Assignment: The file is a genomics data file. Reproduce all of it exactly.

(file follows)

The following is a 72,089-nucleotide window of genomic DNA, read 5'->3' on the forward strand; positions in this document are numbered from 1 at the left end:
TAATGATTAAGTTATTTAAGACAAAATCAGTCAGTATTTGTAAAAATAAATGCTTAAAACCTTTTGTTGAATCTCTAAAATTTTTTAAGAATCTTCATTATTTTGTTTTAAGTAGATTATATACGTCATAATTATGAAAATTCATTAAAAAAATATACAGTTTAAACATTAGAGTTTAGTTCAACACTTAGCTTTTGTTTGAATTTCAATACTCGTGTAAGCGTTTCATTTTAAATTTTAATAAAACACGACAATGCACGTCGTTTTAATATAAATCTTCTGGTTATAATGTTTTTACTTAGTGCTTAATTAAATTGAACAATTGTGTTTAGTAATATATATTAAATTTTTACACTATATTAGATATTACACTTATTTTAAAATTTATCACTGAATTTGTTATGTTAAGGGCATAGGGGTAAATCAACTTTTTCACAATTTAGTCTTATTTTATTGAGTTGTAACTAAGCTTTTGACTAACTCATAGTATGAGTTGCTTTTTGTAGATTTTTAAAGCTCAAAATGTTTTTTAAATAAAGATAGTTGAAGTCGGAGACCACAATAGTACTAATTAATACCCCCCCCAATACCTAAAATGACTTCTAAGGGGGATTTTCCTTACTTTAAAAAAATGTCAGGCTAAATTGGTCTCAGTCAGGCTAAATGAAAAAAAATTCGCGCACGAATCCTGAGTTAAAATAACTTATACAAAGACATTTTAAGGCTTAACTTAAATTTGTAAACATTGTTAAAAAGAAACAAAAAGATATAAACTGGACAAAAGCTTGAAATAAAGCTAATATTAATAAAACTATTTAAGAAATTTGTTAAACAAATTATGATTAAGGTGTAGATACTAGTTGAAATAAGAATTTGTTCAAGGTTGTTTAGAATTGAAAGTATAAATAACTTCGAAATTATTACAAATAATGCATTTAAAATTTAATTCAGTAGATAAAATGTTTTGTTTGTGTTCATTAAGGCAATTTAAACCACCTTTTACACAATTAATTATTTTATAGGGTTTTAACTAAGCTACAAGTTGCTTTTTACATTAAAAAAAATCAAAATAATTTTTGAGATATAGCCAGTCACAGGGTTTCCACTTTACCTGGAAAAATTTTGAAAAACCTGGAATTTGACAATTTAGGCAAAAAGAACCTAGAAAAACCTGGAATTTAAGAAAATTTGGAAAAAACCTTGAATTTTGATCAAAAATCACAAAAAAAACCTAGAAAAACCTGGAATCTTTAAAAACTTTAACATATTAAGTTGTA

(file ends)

The following is a 72,089-nucleotide window of genomic DNA, read 5'->3' on the forward strand; positions in this document are numbered from 1 at the left end:
TAATGATTAAGTTATTTAAGACAAAATCAGTCAGTATTTGTAAAAATAAATGCTTAAAACCTTTTGTTGAATCTCTAAAATTTTTTAAGAATCTTCATTATTTTGTTTTAAGTAGATTATATACGTCATAATTATGAAAATTCATTAAAAAAATATACAGTTTAAACATTAGAGTTTAGTTCAACACTTAGCTTTTGTTTGAATTTCAATACTCGTGTAAGCGTTTCATTTTAAATTTTAATAAAACACGACAATGCACGTCGTTTTAATATAAATCTTCTGGTTATAATGTTTTTACTTAGTGCTTAATTAAATTGAACAATTGTGTTTAGTAATATATATTAAATTTTTACACTATATTAGATATTACACTTATTTTAAAATTTATCACTGAATTTGTTATGTTAAGGGCATAGGGGTAAATCAACTTTTTCACAATTTAGTCTTATTTTATTGAGTTGTAACTAAGCTTTTGACTAACTCATAGTATGAGTTGCTTTTTGTAGATTTTTAAAGCTCAAAATGTTTTTTAAATAAAGATAGTTGAAGTCGGAGACCACAATAGTACTAATTAATACCCCCCCCAATACCTAAAATGACTTCTAAGGGGGATTTTCCTTACTTTAAAAAAATGTCAGGCTAAATTGGTCTCAGTCAGGCTAAATGAAAAAAAATTCGCGCACGAATCCTGAGTTAAAATAACTTATACAAAGACATTTTAAGGCTTAACTTAAATTTGTAAACATTGTTAAAAAGAAACAAAAAGATATAAACTGGACAAAAGCTTGAAATAAAGCTAATATTAATAAAACTATTTAAGAAATTTGTTAAACAAATTATGATTAAGGTGTAGATACTAGTTGAAATAAGAATTTGTTCAAGGTTGTTTAGAATTGAAAGTATAAATAACTTCGAAATTATTACAAATAATGCATTTAAAATTTAATTCAGTAGATAAAATGTTTTGTTTGTGTTCATTAAGGCAATTTAAACCACCTTTTACACAATTAATTATTTTATAGGGTTTTAACTAAGCTACAAGTTGCTTTTTACATTAAAAAAAATCAAAATAATTTTTGAGATATAGCCAGTCACAGGGTTTCCACTTTACCTGGAAAAATTTTGAAAAACCTGGAATTTGACAATTTAGGCAAAAAGAACCTAGAAAAACCTGGAATTTAAGAAAATTTGGAAAAAACCTTGAATTTTGATCAAAAATCACAAAAAAAACCTAGAAAAACCTGGAATCTTTAAAAACTTTAACATATTAAGTTGTA